“I think about Cooperstown and the Baseball America exhibit,” Nakagawa said. “Two poignant artifacts there are the Hank Aaron hate letter… and then, our wooden home plate that we got from the Gila River, Arizona, Pima Indian community. This was a very significant and engaging artifact… we’re lobbying with the Nisei Baseball Research Project to get Major League Baseball to recognize our pre-war American ambassadors that created this bridge across the Pacific, for great players like Murakami-san, Nomo-san, Ichiro-san, Matsui-san, Matsuzaka-san; to raise the major league bar even higher—to think about our great players that we had that were considered too small for Major League Baseball, but nobody says that about Jose Altuve or Dustin Pedroia, even though they’re small players, but they become MVPs in Major League Baseball. We’re hoping that much like the pride and the passion for the Negro Leagues that is permanent at Cooperstown, much like the All-American Girls Professional Baseball League that’s permanent, Latinos in Baseball, we’re hoping that Japanese Americans and Japanese Nationals that played baseball here, will be recognized with a permanent exhibit, not just one wooden home plate.”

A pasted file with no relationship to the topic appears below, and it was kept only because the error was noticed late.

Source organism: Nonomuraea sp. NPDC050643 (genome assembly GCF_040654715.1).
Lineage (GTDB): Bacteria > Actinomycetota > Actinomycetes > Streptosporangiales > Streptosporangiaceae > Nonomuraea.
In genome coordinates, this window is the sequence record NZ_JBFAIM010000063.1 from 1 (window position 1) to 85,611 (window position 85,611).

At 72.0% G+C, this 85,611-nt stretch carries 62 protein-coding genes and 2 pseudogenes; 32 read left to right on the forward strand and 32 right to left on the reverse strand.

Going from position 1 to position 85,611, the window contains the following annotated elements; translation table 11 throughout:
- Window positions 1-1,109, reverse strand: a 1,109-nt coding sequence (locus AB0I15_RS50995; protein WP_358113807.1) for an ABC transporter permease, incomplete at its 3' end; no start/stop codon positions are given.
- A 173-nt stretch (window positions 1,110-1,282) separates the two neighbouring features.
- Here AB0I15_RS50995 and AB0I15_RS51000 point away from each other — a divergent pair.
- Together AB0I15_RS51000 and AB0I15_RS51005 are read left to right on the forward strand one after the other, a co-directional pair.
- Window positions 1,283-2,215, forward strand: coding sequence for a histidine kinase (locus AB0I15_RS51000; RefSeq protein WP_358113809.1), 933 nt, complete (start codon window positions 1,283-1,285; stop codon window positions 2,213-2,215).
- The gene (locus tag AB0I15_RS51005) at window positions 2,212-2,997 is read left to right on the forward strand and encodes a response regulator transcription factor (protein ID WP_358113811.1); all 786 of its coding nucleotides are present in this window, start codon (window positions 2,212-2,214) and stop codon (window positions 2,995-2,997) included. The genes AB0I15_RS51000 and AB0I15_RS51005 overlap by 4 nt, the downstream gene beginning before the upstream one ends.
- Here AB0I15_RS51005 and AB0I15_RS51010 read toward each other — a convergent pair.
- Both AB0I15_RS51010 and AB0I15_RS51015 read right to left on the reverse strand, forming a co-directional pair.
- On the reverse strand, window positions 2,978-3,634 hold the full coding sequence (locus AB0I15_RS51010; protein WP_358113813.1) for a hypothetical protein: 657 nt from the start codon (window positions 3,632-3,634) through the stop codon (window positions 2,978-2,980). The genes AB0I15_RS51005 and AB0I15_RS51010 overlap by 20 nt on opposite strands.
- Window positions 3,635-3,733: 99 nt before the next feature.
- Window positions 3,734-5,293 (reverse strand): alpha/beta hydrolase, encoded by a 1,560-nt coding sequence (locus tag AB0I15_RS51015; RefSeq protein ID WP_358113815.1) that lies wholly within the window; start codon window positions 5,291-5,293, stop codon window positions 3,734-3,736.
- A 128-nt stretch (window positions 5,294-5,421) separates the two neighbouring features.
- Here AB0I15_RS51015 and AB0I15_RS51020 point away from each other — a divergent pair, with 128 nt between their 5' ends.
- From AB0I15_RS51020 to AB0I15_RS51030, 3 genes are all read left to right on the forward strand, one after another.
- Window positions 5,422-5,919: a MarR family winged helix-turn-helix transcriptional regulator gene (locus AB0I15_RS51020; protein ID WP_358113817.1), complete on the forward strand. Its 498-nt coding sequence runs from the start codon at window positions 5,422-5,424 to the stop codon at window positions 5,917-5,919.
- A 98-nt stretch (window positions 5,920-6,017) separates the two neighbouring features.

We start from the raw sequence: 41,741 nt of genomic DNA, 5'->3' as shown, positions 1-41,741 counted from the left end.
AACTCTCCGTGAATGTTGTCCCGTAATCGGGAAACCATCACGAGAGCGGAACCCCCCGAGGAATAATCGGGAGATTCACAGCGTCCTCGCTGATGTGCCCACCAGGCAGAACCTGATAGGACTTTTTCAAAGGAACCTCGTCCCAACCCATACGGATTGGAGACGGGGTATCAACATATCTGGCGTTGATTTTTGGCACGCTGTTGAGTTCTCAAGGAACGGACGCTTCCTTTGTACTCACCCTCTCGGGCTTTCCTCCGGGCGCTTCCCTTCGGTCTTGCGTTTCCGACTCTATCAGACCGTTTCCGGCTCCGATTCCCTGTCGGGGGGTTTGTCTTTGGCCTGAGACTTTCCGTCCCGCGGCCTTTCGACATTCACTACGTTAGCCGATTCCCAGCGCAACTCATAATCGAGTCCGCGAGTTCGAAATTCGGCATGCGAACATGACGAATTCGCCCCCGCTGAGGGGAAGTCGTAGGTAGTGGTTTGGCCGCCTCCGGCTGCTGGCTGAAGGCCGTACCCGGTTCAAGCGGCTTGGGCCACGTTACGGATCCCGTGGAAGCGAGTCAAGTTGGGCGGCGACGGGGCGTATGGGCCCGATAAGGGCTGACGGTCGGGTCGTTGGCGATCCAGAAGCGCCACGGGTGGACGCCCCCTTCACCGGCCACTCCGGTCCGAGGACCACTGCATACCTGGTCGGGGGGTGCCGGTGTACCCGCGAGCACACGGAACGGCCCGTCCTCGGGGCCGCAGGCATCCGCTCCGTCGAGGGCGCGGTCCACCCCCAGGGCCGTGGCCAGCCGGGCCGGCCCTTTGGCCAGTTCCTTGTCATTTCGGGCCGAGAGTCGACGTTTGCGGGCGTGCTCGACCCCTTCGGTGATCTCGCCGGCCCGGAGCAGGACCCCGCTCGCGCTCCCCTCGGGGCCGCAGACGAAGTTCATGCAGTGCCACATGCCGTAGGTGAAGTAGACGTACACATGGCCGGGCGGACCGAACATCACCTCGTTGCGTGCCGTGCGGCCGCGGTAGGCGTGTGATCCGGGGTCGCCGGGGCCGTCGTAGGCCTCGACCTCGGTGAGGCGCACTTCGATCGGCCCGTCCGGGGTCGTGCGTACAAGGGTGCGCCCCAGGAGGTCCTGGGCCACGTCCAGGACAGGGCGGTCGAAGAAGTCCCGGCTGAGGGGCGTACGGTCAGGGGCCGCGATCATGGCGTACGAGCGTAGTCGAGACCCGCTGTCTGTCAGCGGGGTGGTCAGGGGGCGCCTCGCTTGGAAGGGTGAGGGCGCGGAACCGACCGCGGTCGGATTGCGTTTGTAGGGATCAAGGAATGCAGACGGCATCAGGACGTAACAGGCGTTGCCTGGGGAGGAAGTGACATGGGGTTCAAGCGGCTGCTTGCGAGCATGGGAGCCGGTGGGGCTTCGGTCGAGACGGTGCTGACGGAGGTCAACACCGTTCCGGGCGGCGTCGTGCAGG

“I know that on the timeline, ‘Baseball During World War II,’ Japanese Americans were very significant during that era, because America imprisoned their own Americans only because of their race at that time,” Nakagawa said. “So we’re hoping through the prism of baseball, to have these touchstones, artifacts of history of our legacy and players, so that we can educate more people on every coast and around the world, and to let them know that our Issei and Nisei ballplayers—many of the players today in Major League Baseball, they’re standing on the shoulders of those early Issei and Nisei that risked and crusaded… just to be ambassadors for our game.”